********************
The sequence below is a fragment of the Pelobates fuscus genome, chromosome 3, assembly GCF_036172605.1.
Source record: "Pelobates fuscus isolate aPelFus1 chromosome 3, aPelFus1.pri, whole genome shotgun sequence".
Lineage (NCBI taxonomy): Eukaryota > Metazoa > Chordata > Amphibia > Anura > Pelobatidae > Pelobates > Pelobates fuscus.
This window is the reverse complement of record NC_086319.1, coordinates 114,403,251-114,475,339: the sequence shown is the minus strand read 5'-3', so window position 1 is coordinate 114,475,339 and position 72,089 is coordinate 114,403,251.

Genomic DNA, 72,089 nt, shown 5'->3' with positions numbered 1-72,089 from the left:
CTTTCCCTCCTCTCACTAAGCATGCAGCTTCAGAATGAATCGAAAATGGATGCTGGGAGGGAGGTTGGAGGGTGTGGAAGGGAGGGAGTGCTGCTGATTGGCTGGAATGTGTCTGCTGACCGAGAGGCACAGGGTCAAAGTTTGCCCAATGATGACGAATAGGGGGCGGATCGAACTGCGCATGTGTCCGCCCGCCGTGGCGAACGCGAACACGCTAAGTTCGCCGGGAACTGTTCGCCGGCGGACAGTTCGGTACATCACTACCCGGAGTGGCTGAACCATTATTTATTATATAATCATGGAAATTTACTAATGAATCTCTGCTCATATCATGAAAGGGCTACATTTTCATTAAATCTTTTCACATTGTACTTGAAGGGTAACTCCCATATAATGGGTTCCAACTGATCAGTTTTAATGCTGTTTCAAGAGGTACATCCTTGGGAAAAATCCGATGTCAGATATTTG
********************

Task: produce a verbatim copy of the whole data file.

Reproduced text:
The sequence below is a fragment of the Pelobates fuscus genome, chromosome 3, assembly GCF_036172605.1.
Source record: "Pelobates fuscus isolate aPelFus1 chromosome 3, aPelFus1.pri, whole genome shotgun sequence".
Lineage (NCBI taxonomy): Eukaryota > Metazoa > Chordata > Amphibia > Anura > Pelobatidae > Pelobates > Pelobates fuscus.
This window is the reverse complement of record NC_086319.1, coordinates 114,403,251-114,475,339: the sequence shown is the minus strand read 5'-3', so window position 1 is coordinate 114,475,339 and position 72,089 is coordinate 114,403,251.

Genomic DNA, 72,089 nt, shown 5'->3' with positions numbered 1-72,089 from the left:
CTTTCCCTCCTCTCACTAAGCATGCAGCTTCAGAATGAATCGAAAATGGATGCTGGGAGGGAGGTTGGAGGGTGTGGAAGGGAGGGAGTGCTGCTGATTGGCTGGAATGTGTCTGCTGACCGAGAGGCACAGGGTCAAAGTTTGCCCAATGATGACGAATAGGGGGCGGATCGAACTGCGCATGTGTCCGCCCGCCGTGGCGAACGCGAACACGCTAAGTTCGCCGGGAACTGTTCGCCGGCGGACAGTTCGGTACATCACTACCCGGAGTGGCTGAACCATTATTTATTATATAATCATGGAAATTTACTAATGAATCTCTGCTCATATCATGAAAGGGCTACATTTTCATTAAATCTTTTCACATTGTACTTGAAGGGTAACTCCCATATAATGGGTTCCAACTGATCAGTTTTAATGCTGTTTCAAGAGGTACATCCTTGGGAAAAATCCGATGTCAGATATTTG